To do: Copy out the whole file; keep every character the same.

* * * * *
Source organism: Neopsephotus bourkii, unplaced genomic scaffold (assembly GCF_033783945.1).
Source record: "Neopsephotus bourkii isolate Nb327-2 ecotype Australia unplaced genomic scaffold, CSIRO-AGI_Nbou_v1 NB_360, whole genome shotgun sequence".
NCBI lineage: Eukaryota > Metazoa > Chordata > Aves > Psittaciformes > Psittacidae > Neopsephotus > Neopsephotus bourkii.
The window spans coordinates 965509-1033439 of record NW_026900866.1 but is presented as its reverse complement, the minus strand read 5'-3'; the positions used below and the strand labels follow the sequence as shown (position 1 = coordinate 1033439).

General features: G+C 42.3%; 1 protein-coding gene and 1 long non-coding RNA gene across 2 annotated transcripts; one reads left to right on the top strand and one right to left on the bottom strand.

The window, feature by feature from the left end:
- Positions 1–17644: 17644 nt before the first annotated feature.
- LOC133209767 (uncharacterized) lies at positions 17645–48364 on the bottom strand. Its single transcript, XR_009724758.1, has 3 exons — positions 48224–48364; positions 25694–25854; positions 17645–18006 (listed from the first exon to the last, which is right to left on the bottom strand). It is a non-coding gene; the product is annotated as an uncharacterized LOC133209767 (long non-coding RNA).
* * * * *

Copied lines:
Source organism: Neopsephotus bourkii, unplaced genomic scaffold (assembly GCF_033783945.1).
Source record: "Neopsephotus bourkii isolate Nb327-2 ecotype Australia unplaced genomic scaffold, CSIRO-AGI_Nbou_v1 NB_360, whole genome shotgun sequence".
NCBI lineage: Eukaryota > Metazoa > Chordata > Aves > Psittaciformes > Psittacidae > Neopsephotus > Neopsephotus bourkii.
The window spans coordinates 965509-1033439 of record NW_026900866.1 but is presented as its reverse complement, the minus strand read 5'-3'; the positions used below and the strand labels follow the sequence as shown (position 1 = coordinate 1033439).

General features: G+C 42.3%; 1 protein-coding gene and 1 long non-coding RNA gene across 2 annotated transcripts; one reads left to right on the top strand and one right to left on the bottom strand.

The window, feature by feature from the left end:
- Positions 1–17644: 17644 nt before the first annotated feature.
- LOC133209767 (uncharacterized) lies at positions 17645–48364 on the bottom strand. Its single transcript, XR_009724758.1, has 3 exons — positions 48224–48364; positions 25694–25854; positions 17645–18006 (listed from the first exon to the last, which is right to left on the bottom strand). It is a non-coding gene; the product is annotated as an uncharacterized LOC133209767 (long non-coding RNA).